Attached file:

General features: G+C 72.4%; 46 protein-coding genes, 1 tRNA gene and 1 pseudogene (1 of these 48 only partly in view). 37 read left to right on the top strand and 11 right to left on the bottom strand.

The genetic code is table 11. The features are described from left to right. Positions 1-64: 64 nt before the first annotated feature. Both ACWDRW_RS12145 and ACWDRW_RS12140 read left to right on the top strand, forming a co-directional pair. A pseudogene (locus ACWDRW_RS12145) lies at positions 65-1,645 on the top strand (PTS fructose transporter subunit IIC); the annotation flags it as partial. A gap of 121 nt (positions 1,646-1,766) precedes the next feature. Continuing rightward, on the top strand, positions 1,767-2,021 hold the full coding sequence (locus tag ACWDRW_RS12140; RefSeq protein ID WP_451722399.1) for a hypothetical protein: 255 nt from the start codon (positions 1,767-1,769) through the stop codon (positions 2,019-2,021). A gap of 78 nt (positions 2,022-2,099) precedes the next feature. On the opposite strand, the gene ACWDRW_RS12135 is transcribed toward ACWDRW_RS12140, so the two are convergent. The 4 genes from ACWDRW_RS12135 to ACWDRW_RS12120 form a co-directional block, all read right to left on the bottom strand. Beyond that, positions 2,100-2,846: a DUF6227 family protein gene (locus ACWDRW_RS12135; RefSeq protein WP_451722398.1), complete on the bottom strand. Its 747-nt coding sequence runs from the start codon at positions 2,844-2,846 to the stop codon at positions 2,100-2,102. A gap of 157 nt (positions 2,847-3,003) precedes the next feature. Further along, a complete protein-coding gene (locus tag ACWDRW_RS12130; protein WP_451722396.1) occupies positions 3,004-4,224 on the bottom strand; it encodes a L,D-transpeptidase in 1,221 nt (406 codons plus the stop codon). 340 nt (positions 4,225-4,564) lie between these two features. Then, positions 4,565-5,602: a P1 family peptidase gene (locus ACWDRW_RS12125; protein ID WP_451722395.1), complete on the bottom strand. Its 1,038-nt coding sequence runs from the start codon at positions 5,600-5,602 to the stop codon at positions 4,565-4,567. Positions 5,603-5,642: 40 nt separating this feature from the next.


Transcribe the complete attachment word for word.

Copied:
General features: G+C 72.4%; 46 protein-coding genes, 1 tRNA gene and 1 pseudogene (1 of these 48 only partly in view). 37 read left to right on the top strand and 11 right to left on the bottom strand.

The genetic code is table 11. The features are described from left to right. Positions 1-64: 64 nt before the first annotated feature. Both ACWDRW_RS12145 and ACWDRW_RS12140 read left to right on the top strand, forming a co-directional pair. A pseudogene (locus ACWDRW_RS12145) lies at positions 65-1,645 on the top strand (PTS fructose transporter subunit IIC); the annotation flags it as partial. A gap of 121 nt (positions 1,646-1,766) precedes the next feature. Continuing rightward, on the top strand, positions 1,767-2,021 hold the full coding sequence (locus tag ACWDRW_RS12140; RefSeq protein ID WP_451722399.1) for a hypothetical protein: 255 nt from the start codon (positions 1,767-1,769) through the stop codon (positions 2,019-2,021). A gap of 78 nt (positions 2,022-2,099) precedes the next feature. On the opposite strand, the gene ACWDRW_RS12135 is transcribed toward ACWDRW_RS12140, so the two are convergent. The 4 genes from ACWDRW_RS12135 to ACWDRW_RS12120 form a co-directional block, all read right to left on the bottom strand. Beyond that, positions 2,100-2,846: a DUF6227 family protein gene (locus ACWDRW_RS12135; RefSeq protein WP_451722398.1), complete on the bottom strand. Its 747-nt coding sequence runs from the start codon at positions 2,844-2,846 to the stop codon at positions 2,100-2,102. A gap of 157 nt (positions 2,847-3,003) precedes the next feature. Further along, a complete protein-coding gene (locus tag ACWDRW_RS12130; protein WP_451722396.1) occupies positions 3,004-4,224 on the bottom strand; it encodes a L,D-transpeptidase in 1,221 nt (406 codons plus the stop codon). 340 nt (positions 4,225-4,564) lie between these two features. Then, positions 4,565-5,602: a P1 family peptidase gene (locus ACWDRW_RS12125; protein ID WP_451722395.1), complete on the bottom strand. Its 1,038-nt coding sequence runs from the start codon at positions 5,600-5,602 to the stop codon at positions 4,565-4,567. Positions 5,603-5,642: 40 nt separating this feature from the next.